For the PC gamers among us, Havok should need no introduction. The company's physics API has been used in countless titles, and the firm itself was snatched up by Intel in September 2007. Well, Havok has now made an acquisition of its own: that of 3D game engine developer Trinigy.
The plan is for Trinigy's Vision Engine to complement Havok's bag of tricks, which currently includes physics, artificial intelligence, and animation toolkits. Once the acquisition is completed, Havok says it will have a "full line of production tools including rendering capabilities," which will allow "teams of all sizes to deliver compelling content and experiences across multiple devices and operating systems."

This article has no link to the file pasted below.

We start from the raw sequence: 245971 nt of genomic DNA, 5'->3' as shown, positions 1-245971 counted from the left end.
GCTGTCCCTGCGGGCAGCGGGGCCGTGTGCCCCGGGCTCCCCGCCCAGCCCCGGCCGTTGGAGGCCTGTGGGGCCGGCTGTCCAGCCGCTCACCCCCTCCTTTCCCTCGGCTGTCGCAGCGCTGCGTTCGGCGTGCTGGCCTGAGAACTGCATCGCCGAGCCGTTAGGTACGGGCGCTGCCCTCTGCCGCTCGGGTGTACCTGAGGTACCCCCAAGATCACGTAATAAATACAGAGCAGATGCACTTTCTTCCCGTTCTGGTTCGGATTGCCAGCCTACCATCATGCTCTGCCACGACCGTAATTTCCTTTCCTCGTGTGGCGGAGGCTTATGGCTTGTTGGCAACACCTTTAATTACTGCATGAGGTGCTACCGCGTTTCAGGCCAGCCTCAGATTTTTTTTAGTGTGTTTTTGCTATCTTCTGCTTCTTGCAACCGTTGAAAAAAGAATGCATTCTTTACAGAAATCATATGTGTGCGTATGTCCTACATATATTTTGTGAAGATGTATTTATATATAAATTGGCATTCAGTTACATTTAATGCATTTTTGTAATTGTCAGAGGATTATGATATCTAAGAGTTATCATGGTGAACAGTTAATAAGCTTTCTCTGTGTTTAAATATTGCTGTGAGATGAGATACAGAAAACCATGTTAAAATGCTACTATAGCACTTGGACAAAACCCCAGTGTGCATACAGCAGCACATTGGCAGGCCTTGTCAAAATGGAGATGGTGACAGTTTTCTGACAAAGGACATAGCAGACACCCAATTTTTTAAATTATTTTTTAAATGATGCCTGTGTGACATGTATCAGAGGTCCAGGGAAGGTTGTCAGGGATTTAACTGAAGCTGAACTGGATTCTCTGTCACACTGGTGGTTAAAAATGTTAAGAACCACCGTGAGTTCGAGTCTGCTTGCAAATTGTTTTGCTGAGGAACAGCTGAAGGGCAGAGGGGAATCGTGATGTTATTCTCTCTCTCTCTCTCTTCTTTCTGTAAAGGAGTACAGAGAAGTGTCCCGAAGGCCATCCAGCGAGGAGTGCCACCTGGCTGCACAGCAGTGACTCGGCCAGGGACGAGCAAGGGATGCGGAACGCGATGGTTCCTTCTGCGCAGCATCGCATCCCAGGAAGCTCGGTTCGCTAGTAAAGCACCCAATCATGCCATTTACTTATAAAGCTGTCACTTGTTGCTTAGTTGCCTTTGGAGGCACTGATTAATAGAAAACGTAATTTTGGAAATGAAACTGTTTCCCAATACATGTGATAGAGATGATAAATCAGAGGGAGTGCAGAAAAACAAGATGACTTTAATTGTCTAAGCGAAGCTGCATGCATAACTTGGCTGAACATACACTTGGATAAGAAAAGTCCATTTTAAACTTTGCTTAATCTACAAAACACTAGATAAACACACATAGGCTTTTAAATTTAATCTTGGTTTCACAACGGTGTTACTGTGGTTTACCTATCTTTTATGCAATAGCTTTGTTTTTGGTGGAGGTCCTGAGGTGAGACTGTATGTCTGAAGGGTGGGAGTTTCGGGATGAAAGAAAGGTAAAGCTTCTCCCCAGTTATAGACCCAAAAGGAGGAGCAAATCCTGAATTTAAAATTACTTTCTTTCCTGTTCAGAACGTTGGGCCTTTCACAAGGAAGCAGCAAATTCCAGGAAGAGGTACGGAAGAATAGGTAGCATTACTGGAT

Havok says its acquisition of Trinigy should be done by the middle of the month, at which point the two companies' development teams will merge, and the Vision Engine will start to bear Havok's brand name. Considering Havok is a subsidiary of Intel, I wonder if this is in any way tied to the chipmaker's currently shelved discrete GPU plans. Perhaps not—but who knows?
|Intel boosts the high-end desktop with its Broadwell-E CPUs||14|
|EVGA@Computex 2016: Custom Pascal cards, new PSUs, and more||2|
|Asus Transformer 3-series are laptops in disguise||8|
|GTX 1070 review roundup: invincible performance per dollar||72|
|Asus slims down Zenbook line with Zenbook 3||16|
|be quiet! Dark Base 900 cases are back in black||2|
|Cortex-A73 CPU and Mali-G71 GPU power up next-gen phones||42|
|Toshiba's OCZ RD400 512GB SSD reviewed||21|
|Gigabyte shows off its thin Aero laptops and Aorus RGB Fusion Keyboard||21|
|Everyone from Asus to Zotac has announced a non-reference GTX 1080. I see what you did there!||+46|